by Carl Strang
My second stop in my targeted search for singing insects was Blackwell Forest Preserve, specifically the Mack Road Marsh in south Blackwell. This is where the Blackwell Canada goose roost is located in winter, though no geese were there on the afternoon of this visit. As I followed the trail that skirts the edge of the marsh I heard plenty of common species (black-legged meadow katydids, Say’s trigs, Carolina ground crickets, and a narrow-winged tree cricket), and also saw some short-winged and slender meadow katydids. There were enough small willows and other coarse plants that I had few places to swing a sweep net. One sample at the edge of the water caught a couple black-leg males and this female Orchelimum (large meadow katydid genus).
She appears to be one instar short of adulthood. Her ovipositor shape to my eye could place her in one of several species, and she has the simple green and black color pattern typical of nymphs in both of our genera of meadow katydids. The photo is worth keeping for future reference, but otherwise she is unidentified, for now. As I headed back out that trail I put on the SongFinder. When black-legs are around, their songs can overwhelm the hearing, and the SongFinder’s filters don’t take them out. At one point I heard a new song pattern, however, coming from an area where grasses and some mountain mint were growing amid willow wands and some sawtooth sunflowers.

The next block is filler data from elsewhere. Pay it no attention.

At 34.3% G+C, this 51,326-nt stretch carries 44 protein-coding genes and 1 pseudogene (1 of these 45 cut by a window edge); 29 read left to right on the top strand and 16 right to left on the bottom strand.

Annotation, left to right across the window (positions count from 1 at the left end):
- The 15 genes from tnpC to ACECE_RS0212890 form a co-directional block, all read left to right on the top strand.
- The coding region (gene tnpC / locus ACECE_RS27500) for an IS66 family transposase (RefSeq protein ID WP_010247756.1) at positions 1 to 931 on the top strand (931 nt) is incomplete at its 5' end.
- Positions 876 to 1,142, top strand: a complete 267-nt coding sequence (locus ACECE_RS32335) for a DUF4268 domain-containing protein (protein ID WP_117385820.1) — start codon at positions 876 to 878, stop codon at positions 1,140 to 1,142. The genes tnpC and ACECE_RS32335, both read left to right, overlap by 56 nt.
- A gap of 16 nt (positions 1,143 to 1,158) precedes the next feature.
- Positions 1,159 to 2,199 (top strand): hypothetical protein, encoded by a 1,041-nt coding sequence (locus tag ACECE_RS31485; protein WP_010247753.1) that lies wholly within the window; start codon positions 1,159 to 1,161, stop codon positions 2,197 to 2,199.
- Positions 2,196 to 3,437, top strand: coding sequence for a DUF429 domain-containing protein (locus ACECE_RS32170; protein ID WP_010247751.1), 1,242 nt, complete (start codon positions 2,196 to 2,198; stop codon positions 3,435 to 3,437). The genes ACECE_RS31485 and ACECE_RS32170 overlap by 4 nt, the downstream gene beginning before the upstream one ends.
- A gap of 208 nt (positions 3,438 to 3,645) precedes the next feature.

After some searching I found one of the singers, but could not get a good photo of his cerci.
As he was almost certainly a new species for my county list, I collected him. To my surprise he proved to be a long-spurred meadow katydid. Previously I had found these singing at Brookfield Zoo in Cook County, and on this most recent Labor Day weekend I was sure I had heard a couple in a woods near Culver, Indiana, that I passed on a bike ride. Those experiences led me to think this species’ songs always were audible to me. Here at Blackwell, however, though I could hear them faintly without the SongFinder I never would have noticed them without it.
This raises two possibilities, one disturbing and one intriguing. The disturbing possibility is that my Culver identification was mistaken, and my hearing has declined significantly in the past twelve months. The intriguing possibility is that these katydids alter the frequency range of their songs in different locations. At Brookfield Zoo and in those woods near Culver, there were few other singers. At Blackwell there was an abundant congener, the black-legged meadow katydid, singing in numbers. Though the songs of the two species are distinct enough that I can easily distinguish them, perhaps in these circumstances shifting to a different band width makes the male long-spurs easier for the females to find.